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Roundup Top 10!

Roundup
tags: Roundup Top 10





All Means, Short of War

by Max Boot

The U.S. should step up sanctions, including secondary sanctions on Chinese companies doing business with the criminal regime in Pyongyang, but there is no overwhelming imperative to go beyond that and risk war.


"So are we on the brink of the Second Korean War, if not the Third World War?"

by Niall Ferguson

"I doubt it."


Why Trump is vulnerable to impeachment

by Allan J. Lichtman

In the early stages of his presidency, he has already begun matching the abuses of Nixon.


The South Has Risen Again

by Dan Graff

In order to restore the core American dream of liberty and justice for all, we first need to wake up to the national nightmare that we’ve increasingly been embracing or drifting toward with the adoption of peculiar southern practices.


On China And North Korea: The Strength Of Weakness And The Limits Of Power

by Kenneth Pomeranz

The U.S. needs China to do better. But that requires jointly figuring out what mixture of carrots and sticks might work on Pyongyang itself, rather than expecting that Beijing will bring Pyongyang around for us if we just make it worth their while.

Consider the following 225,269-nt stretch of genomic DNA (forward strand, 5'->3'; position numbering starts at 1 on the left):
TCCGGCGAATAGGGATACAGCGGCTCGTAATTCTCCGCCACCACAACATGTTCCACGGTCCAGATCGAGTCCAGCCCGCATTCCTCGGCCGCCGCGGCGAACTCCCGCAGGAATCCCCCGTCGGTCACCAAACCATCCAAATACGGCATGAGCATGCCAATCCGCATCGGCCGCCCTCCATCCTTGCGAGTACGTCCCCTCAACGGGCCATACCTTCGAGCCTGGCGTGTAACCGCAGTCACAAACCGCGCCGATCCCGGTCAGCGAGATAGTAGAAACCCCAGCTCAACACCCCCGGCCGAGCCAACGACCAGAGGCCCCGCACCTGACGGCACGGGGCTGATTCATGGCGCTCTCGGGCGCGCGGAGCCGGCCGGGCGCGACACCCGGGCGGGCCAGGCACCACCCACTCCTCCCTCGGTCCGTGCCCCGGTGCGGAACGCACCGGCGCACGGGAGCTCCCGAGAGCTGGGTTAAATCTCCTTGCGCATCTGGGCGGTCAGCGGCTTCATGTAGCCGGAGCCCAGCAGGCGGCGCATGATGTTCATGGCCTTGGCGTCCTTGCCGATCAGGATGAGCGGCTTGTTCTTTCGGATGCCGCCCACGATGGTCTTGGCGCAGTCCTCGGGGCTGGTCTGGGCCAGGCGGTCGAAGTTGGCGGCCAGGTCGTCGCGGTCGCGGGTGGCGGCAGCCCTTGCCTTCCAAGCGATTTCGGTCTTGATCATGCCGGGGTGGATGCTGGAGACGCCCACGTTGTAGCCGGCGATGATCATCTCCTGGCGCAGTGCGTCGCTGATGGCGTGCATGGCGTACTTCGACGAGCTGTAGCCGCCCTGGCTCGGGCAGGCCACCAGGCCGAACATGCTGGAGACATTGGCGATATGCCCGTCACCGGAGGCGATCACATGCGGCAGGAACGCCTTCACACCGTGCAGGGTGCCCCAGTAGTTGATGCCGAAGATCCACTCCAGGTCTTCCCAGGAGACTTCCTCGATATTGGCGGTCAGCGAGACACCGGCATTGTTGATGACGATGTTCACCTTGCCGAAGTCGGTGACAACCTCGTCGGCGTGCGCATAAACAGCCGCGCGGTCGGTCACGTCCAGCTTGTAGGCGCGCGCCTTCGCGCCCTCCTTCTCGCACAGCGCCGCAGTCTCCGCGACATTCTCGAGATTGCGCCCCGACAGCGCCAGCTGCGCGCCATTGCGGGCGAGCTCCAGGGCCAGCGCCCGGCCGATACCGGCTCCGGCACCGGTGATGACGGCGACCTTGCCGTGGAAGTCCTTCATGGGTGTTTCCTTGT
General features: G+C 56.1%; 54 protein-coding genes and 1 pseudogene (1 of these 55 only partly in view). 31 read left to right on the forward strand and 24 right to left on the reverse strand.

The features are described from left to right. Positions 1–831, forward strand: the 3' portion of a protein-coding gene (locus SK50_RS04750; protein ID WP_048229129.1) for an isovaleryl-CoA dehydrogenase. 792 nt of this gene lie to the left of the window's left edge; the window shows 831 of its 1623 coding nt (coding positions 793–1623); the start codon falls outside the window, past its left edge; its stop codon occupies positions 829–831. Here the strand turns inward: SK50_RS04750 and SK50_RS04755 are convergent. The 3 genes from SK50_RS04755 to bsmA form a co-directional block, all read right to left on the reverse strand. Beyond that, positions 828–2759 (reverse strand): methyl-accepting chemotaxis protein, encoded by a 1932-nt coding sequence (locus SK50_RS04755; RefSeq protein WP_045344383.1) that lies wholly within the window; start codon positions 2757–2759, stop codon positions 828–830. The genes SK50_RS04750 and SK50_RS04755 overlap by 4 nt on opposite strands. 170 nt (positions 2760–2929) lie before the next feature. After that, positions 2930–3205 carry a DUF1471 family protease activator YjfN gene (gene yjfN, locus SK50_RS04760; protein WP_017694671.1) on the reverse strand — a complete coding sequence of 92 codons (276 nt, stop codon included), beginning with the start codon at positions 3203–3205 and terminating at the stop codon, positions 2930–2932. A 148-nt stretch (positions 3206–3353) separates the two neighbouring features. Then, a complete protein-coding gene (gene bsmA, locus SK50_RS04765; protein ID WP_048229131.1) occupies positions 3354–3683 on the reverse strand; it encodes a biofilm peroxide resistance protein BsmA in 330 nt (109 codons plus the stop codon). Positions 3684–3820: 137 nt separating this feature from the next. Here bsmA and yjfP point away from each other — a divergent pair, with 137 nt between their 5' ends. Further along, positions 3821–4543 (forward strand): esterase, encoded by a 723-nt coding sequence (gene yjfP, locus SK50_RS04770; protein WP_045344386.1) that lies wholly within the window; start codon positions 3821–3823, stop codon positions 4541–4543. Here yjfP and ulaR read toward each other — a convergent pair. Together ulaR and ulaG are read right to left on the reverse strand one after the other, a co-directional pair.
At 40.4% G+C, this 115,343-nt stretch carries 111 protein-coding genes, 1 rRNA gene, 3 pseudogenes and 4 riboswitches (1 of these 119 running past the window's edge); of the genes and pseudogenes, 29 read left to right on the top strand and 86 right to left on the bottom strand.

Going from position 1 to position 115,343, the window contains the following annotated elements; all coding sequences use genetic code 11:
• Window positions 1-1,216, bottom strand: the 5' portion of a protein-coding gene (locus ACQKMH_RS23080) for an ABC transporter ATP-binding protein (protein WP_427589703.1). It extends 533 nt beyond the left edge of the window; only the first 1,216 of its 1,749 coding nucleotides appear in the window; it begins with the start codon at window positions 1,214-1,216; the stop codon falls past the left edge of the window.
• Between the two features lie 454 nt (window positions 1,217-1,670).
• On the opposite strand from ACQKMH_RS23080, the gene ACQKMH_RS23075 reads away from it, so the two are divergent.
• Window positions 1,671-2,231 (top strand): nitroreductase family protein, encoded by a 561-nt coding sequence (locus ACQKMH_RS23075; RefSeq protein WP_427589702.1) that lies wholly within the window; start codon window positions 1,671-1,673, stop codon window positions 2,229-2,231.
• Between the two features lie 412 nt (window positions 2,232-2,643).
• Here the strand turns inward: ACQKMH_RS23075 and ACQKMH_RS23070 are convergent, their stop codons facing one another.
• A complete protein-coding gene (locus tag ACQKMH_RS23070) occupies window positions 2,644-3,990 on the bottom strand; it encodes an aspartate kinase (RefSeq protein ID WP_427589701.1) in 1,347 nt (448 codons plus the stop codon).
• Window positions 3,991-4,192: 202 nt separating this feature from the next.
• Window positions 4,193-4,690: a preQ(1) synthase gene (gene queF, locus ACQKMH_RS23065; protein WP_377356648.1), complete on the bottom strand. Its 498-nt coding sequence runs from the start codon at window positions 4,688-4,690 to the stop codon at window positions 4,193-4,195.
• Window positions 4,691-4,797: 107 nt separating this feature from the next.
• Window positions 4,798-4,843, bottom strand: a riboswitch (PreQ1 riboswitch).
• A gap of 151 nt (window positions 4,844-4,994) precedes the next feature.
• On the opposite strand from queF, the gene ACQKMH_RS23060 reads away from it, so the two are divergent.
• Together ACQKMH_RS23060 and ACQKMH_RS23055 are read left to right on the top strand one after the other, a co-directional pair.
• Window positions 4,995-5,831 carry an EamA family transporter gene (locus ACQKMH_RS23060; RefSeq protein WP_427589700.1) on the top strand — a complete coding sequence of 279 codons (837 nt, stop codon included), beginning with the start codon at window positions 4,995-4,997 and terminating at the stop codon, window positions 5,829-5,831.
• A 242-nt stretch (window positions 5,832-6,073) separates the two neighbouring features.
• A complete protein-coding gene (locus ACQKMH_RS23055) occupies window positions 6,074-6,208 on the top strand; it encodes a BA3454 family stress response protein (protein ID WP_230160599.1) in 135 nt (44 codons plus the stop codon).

All the Presidents' Taxes

by Kevin M. Kruse

As you file your taxes this week—and as the president talks up tax reform—get riled up all over again about his refusal to release his returns with a brief history of this now-discarded presidential tradition.


Trump doesn’t know much about history

by James Hohmann

It’s making his on-the-job training harder.


Do Ivanka Trump and Jared Kushner have too much power?

by Henry F. (Chip) Carey

Parallels ranging from the Ottoman empire to the Clinton administration.


The Russia investigations need to avoid the mistakes of past congressional probes

by Jeffrey H. Smith

It is difficult to get politically charged congressional investigations right, especially when they touch the president.


How politics played a major role in the signing of Jackie Robinson

by Chris Lamb

Beginning in the 1930s, black sportswriters, notably Wendell Smith and Sam Lacy, made baseball part of a larger crusade to confront Jim Crow laws.



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